A cover story of Time magazine carried the headline “The Broken States of America”, in which it said:

 

Schools, health services, libraries – and the salaries that go with them – are all on the chopping block as states and cities face their worst cash squeeze since the Great Depression.

A nation that is good at destroying things – with wars overseas and mind-bogglingly self-destructive policies here at home – but that has lost sight of how to build and maintain a flourishing society. We’re dismantling our public school system and, incredibly, attacking our useless system of higher education. {5}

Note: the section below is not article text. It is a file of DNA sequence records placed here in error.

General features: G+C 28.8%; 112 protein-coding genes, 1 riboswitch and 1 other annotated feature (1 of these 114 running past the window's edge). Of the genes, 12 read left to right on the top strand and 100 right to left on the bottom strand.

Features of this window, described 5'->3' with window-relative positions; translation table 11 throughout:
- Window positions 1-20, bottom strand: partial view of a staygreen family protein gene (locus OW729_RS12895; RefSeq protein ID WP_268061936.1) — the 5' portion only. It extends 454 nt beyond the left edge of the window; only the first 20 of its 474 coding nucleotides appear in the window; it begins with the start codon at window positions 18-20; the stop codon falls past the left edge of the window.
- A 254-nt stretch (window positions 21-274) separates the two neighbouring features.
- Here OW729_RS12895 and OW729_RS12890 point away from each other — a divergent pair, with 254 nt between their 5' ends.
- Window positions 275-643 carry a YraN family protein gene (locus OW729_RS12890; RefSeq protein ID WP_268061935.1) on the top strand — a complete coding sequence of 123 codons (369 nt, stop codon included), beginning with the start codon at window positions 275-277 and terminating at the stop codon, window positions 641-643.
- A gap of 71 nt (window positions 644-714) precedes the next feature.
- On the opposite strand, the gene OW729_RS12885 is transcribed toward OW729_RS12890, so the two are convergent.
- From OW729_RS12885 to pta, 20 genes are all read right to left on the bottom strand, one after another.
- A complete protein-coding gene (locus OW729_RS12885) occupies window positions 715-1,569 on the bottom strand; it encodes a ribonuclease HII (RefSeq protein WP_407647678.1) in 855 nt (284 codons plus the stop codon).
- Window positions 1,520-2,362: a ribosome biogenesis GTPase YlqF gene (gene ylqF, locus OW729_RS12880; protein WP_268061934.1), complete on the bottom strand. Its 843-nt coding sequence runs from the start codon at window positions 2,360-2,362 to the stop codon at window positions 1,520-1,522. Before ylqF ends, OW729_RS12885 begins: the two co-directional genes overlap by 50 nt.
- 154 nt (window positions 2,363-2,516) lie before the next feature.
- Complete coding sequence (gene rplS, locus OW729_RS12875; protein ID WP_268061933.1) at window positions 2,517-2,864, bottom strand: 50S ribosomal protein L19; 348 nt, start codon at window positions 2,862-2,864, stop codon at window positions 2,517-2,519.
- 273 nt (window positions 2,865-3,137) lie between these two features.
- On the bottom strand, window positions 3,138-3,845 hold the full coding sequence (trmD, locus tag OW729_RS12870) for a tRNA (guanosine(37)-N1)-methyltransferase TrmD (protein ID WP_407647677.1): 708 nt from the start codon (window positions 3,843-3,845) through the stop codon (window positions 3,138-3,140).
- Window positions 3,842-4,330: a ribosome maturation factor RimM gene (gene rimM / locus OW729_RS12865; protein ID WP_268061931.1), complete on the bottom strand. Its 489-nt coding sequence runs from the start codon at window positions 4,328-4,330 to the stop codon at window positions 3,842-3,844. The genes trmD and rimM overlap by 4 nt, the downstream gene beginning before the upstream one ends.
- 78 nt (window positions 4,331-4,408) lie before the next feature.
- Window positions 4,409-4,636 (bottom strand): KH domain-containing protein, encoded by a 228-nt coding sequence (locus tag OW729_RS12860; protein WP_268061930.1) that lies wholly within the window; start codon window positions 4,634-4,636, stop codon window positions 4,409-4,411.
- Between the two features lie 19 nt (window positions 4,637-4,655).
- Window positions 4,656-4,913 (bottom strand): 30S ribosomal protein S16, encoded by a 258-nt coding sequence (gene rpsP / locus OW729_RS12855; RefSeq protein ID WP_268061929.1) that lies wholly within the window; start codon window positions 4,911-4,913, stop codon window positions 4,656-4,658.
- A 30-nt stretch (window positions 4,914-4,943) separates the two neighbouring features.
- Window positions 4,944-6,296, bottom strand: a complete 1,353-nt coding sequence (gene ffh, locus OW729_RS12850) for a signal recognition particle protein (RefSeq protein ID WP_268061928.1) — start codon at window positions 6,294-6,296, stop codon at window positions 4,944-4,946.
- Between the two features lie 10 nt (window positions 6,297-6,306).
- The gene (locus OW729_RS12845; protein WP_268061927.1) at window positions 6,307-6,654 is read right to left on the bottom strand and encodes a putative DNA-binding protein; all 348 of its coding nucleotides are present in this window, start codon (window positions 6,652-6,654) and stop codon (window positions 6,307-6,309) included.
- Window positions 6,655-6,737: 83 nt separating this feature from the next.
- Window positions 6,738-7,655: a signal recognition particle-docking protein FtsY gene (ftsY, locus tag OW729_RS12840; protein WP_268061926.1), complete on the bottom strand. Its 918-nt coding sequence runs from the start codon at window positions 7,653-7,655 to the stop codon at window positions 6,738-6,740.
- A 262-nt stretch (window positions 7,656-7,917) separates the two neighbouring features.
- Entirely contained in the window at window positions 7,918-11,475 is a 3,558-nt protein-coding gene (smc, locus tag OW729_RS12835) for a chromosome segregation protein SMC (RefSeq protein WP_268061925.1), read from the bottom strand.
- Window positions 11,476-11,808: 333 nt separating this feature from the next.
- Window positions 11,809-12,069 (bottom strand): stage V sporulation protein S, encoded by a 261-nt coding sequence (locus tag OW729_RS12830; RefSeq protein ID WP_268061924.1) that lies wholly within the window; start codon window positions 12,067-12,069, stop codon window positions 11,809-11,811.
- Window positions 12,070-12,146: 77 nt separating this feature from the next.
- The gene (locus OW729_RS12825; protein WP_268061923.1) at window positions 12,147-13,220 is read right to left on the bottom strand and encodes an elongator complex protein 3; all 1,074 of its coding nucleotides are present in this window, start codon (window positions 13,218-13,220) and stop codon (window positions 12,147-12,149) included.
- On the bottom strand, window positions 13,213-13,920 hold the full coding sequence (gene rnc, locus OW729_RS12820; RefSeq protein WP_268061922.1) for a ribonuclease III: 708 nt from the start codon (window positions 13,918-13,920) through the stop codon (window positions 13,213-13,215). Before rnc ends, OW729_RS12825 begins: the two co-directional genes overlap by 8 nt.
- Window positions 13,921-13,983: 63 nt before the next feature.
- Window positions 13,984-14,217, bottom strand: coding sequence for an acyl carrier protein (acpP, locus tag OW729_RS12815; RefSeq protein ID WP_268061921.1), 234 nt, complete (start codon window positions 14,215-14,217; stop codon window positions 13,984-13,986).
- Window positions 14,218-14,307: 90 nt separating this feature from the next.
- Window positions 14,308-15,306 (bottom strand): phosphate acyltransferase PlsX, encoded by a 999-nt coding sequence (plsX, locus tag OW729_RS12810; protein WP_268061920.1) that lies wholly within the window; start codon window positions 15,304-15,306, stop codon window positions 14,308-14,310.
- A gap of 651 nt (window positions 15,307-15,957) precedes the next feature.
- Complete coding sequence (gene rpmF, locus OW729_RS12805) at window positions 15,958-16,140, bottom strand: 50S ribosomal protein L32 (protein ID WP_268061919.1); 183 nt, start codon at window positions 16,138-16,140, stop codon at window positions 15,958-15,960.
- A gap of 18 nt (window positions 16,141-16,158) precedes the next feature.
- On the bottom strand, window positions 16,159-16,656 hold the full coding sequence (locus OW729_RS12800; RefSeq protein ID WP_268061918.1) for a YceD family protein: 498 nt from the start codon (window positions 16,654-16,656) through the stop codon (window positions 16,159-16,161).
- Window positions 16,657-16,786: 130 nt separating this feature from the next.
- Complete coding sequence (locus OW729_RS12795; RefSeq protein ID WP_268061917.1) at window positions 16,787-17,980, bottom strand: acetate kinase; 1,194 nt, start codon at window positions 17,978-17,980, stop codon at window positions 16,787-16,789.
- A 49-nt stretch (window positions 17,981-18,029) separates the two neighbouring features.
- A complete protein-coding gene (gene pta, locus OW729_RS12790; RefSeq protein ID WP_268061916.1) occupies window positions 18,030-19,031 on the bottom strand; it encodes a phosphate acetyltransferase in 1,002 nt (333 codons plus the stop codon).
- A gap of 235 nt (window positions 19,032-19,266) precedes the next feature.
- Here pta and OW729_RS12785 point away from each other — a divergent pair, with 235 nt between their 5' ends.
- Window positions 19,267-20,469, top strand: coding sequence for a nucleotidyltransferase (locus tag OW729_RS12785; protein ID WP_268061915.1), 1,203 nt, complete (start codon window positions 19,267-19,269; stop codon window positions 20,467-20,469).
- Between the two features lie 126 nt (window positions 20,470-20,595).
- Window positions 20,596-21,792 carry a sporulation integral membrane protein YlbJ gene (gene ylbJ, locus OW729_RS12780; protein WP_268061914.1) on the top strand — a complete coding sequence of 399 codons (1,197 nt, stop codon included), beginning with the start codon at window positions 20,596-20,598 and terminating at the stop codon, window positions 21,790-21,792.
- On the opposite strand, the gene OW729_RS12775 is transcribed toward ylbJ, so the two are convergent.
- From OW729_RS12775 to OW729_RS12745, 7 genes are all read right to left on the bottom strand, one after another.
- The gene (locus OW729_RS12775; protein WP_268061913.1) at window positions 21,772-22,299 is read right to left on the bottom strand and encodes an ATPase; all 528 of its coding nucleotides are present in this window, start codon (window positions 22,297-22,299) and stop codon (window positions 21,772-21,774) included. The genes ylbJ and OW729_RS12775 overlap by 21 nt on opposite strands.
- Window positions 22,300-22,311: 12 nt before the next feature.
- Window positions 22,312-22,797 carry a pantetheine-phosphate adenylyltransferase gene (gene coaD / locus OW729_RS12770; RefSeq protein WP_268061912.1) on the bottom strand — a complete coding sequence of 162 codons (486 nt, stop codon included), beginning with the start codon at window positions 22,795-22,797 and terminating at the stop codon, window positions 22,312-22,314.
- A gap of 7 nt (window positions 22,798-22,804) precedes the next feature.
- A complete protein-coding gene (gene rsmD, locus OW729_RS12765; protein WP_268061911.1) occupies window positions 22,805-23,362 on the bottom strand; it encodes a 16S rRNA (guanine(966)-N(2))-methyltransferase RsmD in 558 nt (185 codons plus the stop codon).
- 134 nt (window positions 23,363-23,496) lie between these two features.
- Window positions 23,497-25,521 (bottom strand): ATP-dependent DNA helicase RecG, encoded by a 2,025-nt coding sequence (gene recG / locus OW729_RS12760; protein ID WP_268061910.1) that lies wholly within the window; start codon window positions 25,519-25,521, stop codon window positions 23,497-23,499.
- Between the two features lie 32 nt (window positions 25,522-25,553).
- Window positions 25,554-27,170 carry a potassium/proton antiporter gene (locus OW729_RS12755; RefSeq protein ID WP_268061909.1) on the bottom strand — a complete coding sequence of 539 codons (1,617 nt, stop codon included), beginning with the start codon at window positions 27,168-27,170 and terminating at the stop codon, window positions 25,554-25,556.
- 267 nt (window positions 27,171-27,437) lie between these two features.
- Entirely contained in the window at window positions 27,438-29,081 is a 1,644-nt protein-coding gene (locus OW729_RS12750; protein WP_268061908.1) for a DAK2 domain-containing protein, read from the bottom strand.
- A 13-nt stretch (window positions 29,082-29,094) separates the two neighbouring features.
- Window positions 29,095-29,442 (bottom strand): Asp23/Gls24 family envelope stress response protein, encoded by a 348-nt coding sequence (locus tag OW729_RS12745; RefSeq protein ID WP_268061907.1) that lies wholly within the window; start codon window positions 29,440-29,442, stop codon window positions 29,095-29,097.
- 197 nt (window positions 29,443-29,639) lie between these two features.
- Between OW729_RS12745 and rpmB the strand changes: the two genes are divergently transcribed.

According to a report by Ken Klippenstein, Detroit today has 60,000 to 70,000 empty buildings, many city blocks with only one or two remaining dilapidated homes that have not been demolished, and city services are almost non-existent. So much of the city is virtually uninhabited that the fire department can no longer afford to bother fighting fires, and bus service or other public services have been discontinued. The city is simply dying, officials begging residents to relocate to a high-density city core in a final bid to survive. It may be too late. It is possible almost anywhere in Detroit today to buy a nice large home for only $1 because the owner of a worthless property wants to escape the high taxes and maintenance or demolishing costs. There are no takers.